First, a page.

Each day this week, Amicus will feature an editorial post written by one of CRCL’s new General Board members.  Today’s post discusses Florida Governor Rick Scott’s welfare drug testing legislation and how it constitutes economic profiling.

Last month, Governor Rick Scott of Florida signed a bill requiring Temporary Assistance for Needy Families recipients to undergo drug testing. If a recipient tests positive for drugs, she or he becomes ineligible for benefits. Scott reasoned that this law prevents taxpayer money from subsidizing drug addiction.

The passage of this legislation sparked a debate in the legal community regarding whether Governor Scott’s drug testing requirement violates the Fourth Amendment rights of welfare recipients. This Constitutional discussion is certainly important – indeed, critics’ Fourth Amendment arguments against the legislation may ultimately lead to its invalidation – however from a civil rights perspective, the discriminatory nature of the legislation is even more important.

Scott’s legislation sanctions a form of mass profiling – “economic profiling.” It forces lower-income individuals to undergo intrusive tests in order to receive government benefits, but does not render benefits received by other groups contingent on undergoing such tests. Supporters of the bill assert that there is nothing discriminatory about it; they claim that it simply addresses the reality that a disproportionate amount of welfare recipients are drug users.  Even if this claim were true (and it is questionable), it cannot justify government action that targets a broad population based on purported characteristics of some of its members.  Such action constitutes a paradigmatic example of discrimination.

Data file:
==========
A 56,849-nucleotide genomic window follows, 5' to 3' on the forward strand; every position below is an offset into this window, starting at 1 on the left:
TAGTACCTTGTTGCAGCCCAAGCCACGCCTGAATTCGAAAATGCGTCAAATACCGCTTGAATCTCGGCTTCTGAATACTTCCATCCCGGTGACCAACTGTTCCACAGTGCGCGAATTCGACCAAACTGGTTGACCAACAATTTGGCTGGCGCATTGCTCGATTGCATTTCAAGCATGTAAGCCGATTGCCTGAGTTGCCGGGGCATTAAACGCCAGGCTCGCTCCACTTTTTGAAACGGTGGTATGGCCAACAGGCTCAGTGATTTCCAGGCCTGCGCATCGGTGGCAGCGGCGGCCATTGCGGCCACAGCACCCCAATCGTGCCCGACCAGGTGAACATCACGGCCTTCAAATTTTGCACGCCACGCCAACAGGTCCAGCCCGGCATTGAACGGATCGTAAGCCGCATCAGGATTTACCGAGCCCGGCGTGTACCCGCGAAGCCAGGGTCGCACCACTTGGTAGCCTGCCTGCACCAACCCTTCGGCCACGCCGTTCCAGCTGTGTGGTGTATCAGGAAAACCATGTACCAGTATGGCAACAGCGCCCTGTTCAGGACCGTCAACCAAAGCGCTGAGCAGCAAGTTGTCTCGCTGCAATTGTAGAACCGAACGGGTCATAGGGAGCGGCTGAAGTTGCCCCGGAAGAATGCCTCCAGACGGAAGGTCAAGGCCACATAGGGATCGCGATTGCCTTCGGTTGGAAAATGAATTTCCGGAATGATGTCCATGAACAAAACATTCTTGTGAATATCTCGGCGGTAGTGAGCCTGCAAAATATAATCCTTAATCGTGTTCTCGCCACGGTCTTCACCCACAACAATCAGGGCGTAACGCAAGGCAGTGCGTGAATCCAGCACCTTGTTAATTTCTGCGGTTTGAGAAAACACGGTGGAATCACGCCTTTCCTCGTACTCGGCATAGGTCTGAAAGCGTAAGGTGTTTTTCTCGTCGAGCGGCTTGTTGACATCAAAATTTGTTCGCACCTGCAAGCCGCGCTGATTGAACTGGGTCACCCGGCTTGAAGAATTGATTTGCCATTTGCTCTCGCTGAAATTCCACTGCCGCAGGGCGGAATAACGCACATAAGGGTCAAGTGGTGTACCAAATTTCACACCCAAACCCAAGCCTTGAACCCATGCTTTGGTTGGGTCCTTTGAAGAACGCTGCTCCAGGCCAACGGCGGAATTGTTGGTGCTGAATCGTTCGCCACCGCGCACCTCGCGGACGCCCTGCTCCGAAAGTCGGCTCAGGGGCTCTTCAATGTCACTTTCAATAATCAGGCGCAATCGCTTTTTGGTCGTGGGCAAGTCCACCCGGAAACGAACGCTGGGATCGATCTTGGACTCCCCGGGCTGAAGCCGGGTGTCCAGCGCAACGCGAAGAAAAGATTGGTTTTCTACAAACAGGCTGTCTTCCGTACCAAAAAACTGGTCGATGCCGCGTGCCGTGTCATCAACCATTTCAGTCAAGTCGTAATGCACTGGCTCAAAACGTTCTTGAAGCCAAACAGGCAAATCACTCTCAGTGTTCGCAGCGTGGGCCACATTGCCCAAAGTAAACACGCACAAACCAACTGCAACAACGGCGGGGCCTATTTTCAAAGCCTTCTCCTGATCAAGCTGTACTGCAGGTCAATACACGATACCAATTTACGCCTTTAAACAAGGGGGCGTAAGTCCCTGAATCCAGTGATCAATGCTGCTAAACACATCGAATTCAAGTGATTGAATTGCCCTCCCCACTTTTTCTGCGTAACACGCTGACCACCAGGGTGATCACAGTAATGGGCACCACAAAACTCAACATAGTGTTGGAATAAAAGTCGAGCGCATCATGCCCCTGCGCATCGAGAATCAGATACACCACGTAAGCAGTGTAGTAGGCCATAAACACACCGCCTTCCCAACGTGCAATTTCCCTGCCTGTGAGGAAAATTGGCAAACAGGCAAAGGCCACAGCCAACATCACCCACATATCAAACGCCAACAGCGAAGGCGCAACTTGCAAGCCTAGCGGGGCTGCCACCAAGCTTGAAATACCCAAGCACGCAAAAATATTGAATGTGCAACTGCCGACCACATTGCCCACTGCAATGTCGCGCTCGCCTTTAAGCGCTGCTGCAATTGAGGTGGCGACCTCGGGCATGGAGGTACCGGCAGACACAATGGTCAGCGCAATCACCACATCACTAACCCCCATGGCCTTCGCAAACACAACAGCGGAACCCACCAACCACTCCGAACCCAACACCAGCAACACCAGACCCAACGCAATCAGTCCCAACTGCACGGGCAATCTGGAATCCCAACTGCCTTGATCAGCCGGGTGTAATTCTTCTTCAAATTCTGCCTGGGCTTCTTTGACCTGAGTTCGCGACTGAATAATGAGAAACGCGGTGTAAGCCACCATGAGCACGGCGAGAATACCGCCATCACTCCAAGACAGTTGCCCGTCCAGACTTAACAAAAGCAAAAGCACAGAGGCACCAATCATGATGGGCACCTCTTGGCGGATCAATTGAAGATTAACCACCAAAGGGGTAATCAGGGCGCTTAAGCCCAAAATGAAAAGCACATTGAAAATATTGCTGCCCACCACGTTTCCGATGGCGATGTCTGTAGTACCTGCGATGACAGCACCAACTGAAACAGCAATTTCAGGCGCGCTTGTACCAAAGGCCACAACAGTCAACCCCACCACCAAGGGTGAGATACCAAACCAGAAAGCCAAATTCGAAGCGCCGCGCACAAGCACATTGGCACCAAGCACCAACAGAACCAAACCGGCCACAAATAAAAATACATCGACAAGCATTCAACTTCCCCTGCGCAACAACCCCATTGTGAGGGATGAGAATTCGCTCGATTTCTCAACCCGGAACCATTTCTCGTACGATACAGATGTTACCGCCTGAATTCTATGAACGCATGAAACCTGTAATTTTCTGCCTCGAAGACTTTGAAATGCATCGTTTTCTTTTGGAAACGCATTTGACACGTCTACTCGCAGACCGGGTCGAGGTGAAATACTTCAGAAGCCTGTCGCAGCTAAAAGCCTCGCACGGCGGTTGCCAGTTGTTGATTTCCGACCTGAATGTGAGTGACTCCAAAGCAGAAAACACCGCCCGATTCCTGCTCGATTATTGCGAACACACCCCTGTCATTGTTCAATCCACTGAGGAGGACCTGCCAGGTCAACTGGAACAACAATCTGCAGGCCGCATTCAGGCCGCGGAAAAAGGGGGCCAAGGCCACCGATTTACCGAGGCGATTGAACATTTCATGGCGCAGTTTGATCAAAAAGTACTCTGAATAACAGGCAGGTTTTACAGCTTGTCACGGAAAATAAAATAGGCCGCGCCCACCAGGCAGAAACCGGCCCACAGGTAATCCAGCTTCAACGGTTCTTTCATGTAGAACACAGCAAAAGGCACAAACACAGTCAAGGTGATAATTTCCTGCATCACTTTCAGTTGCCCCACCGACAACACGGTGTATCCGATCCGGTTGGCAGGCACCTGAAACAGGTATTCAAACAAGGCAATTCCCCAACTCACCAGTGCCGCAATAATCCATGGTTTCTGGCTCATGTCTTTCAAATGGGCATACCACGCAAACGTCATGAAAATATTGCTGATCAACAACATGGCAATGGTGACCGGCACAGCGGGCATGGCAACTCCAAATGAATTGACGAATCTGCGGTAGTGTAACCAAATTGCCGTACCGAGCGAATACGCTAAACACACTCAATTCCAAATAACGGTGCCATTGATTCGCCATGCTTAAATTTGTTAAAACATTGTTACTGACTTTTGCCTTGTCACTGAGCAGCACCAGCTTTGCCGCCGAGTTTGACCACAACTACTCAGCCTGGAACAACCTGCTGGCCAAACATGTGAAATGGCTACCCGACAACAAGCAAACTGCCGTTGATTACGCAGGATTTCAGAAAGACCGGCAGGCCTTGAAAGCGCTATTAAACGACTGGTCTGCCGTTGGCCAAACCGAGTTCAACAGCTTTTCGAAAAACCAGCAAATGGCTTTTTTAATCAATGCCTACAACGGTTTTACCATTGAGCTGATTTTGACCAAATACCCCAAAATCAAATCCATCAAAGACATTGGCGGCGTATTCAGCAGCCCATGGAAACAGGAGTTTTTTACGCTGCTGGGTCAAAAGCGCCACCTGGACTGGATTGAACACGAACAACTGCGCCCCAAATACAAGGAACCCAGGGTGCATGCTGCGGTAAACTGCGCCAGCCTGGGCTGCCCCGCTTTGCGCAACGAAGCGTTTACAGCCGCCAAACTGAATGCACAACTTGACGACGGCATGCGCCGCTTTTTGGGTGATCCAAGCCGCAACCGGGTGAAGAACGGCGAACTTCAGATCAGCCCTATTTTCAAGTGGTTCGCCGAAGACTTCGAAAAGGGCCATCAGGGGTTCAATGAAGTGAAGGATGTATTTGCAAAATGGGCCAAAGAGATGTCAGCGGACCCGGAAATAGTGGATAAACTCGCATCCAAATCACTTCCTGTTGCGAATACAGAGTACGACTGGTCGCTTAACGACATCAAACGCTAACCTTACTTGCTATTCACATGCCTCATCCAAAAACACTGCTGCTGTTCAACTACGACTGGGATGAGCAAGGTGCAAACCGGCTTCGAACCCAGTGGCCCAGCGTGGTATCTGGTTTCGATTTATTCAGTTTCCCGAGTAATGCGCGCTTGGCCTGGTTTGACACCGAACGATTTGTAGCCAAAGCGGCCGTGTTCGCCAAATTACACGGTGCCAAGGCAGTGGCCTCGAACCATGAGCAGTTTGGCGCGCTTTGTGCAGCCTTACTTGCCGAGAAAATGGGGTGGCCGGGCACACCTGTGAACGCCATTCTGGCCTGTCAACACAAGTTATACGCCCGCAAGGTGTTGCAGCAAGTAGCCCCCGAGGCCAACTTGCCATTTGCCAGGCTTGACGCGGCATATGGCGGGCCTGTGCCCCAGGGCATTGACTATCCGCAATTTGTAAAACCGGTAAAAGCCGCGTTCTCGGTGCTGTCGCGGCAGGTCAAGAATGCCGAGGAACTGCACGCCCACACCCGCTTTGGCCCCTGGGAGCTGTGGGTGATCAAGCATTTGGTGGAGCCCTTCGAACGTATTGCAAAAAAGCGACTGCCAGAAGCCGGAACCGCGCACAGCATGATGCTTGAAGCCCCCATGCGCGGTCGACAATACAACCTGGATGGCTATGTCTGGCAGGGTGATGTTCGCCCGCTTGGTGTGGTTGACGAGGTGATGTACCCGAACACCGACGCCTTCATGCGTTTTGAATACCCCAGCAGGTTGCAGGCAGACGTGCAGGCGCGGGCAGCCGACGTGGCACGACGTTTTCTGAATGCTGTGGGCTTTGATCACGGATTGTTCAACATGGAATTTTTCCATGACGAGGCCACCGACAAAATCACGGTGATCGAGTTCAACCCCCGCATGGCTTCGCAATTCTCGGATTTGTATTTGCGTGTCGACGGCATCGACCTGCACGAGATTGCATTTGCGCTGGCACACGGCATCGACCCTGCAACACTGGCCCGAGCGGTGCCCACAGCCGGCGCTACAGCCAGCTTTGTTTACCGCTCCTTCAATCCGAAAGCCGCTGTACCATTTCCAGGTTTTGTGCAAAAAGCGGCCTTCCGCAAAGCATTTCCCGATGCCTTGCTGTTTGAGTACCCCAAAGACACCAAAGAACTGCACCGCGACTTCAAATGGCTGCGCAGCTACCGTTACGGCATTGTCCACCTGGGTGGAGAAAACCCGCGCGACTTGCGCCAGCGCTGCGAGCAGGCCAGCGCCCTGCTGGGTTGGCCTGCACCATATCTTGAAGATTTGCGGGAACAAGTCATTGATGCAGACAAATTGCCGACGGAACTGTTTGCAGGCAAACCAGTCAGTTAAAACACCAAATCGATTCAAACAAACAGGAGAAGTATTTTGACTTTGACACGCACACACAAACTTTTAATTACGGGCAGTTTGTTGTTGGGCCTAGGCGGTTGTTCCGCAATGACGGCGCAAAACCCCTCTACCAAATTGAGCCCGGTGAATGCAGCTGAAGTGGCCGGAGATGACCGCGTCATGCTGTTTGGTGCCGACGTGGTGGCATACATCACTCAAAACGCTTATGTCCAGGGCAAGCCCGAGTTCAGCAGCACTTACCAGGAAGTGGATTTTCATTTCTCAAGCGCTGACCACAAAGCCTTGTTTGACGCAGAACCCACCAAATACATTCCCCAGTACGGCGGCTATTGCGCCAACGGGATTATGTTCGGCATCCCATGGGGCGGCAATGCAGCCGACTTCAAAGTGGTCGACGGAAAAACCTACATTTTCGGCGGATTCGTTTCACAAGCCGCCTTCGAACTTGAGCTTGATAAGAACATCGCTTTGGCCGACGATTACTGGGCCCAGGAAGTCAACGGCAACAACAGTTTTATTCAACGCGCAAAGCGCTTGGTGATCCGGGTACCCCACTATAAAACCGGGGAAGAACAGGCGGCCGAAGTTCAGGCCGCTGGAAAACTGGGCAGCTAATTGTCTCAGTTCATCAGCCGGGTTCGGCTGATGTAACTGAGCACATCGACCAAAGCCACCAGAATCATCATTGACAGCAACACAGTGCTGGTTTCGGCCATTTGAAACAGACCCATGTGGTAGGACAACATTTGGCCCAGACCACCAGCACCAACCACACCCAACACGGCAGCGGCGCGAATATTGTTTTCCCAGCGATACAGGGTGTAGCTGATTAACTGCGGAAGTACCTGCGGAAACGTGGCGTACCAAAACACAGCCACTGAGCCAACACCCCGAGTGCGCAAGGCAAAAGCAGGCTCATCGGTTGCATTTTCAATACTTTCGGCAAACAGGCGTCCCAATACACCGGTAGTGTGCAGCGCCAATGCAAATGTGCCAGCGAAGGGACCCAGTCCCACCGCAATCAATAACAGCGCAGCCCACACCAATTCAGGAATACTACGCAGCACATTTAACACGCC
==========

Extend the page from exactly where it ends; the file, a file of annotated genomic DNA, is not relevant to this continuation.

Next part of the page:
Furthermore, still assuming the truth of supporters’ assertions, the legislation does not target other groups that similarly include significant numbers of drug users. Many middle and upper class college students receive some form of government aid and many of these students are drug users (if you don’t believe me, go to a party at my alma mater). Yet Scott’s legislation does not condition students’ government-issued benefits on negative drug test results. Nor does the legislation place such requirements on tax breaks – which are government benefits by another name – to wealthy individuals in high-stress professions often associated with drug use. No, the legislation does not impact any of these groups; it only targets welfare recipients. It only targets the poor.

Given that courts assess claims of economic discrimination under “rational basis review,” Governor Scott’s legislation is unlikely to be struck down based on these grounds. Nevertheless, it is important that the discriminatory nature of the legislation remains a part of the debate. Raising awareness of its profound flaws may help prevent the passage of future similar legislation.